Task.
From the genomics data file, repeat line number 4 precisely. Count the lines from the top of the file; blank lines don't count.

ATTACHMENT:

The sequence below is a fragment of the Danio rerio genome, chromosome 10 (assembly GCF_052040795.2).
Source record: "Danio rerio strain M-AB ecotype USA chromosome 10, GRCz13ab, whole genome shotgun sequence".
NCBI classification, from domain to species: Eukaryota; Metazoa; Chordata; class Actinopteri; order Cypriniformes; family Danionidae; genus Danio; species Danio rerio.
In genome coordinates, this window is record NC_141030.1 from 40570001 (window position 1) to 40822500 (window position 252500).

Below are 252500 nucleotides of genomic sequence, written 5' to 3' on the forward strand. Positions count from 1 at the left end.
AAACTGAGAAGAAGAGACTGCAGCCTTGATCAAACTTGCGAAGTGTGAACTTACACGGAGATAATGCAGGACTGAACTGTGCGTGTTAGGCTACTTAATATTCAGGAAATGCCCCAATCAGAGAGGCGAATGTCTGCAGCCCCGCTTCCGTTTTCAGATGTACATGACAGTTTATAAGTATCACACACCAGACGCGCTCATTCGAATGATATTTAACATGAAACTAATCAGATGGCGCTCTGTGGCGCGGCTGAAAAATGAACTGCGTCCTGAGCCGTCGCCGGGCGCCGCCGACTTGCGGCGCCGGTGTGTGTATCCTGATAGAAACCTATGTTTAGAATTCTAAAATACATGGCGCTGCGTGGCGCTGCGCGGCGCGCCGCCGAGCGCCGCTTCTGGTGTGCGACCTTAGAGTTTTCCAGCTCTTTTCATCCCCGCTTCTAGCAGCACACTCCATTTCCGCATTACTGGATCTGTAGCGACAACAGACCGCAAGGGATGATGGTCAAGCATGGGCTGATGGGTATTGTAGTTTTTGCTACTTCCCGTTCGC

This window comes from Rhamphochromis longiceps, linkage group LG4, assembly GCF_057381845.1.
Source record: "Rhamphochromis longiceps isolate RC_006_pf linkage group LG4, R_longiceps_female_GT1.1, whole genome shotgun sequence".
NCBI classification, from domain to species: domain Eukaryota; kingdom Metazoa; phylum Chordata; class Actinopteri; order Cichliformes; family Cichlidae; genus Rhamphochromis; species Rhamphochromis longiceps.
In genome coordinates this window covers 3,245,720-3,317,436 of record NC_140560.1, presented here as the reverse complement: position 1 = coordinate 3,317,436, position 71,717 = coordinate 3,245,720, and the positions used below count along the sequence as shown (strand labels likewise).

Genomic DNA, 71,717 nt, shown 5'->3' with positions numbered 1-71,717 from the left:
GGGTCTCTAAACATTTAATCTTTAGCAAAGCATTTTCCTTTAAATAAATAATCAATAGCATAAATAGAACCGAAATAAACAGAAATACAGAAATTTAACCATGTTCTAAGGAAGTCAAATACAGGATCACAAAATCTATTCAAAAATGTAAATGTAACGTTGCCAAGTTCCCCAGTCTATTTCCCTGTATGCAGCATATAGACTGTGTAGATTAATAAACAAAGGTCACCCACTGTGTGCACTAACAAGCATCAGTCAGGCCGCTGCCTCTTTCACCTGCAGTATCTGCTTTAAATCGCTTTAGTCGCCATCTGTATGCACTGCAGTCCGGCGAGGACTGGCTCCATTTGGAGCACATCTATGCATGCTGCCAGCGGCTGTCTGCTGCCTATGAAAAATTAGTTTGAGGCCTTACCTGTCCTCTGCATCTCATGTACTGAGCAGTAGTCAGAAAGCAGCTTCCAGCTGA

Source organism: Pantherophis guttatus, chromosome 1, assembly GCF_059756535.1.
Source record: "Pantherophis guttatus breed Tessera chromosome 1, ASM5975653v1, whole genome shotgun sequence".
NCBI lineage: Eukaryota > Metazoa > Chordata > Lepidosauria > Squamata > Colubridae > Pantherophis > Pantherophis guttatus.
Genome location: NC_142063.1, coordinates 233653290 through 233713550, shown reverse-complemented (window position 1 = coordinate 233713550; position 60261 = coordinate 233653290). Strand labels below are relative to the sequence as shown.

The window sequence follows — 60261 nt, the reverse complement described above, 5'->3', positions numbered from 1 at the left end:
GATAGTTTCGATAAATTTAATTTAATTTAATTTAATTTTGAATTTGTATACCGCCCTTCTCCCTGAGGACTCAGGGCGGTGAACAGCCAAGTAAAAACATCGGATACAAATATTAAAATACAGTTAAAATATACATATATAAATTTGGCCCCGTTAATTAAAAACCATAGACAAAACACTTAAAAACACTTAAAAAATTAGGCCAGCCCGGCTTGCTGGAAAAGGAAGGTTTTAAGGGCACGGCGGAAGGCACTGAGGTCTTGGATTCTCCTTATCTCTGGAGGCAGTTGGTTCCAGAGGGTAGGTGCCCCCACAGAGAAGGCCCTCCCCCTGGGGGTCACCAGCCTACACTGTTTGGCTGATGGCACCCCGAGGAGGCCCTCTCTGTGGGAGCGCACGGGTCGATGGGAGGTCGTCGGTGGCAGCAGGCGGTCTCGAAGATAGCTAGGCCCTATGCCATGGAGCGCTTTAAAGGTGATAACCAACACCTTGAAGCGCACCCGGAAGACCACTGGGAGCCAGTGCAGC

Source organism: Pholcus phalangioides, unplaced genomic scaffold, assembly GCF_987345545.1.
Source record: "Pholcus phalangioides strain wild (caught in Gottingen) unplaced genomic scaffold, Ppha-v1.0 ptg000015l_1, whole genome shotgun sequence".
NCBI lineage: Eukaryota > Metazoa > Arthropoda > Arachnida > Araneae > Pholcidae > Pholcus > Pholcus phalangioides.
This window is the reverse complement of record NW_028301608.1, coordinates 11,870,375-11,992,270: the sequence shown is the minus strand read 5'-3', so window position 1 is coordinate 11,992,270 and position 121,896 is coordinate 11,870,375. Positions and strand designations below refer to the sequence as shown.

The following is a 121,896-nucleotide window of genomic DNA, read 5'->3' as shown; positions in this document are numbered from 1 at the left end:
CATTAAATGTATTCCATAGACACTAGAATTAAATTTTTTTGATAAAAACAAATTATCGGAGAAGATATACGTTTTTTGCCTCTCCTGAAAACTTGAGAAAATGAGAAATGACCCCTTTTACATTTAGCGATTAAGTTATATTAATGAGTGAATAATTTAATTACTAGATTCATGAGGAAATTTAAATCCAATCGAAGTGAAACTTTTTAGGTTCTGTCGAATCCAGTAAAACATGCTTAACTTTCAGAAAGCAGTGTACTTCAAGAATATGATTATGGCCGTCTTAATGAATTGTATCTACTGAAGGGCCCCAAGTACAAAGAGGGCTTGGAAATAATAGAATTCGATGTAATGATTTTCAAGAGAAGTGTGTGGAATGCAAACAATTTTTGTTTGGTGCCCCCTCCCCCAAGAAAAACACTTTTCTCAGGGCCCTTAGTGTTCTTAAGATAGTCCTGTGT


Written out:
In genome coordinates, this window is record NC_141030.1 from 40570001 (window position 1) to 40822500 (window position 252500).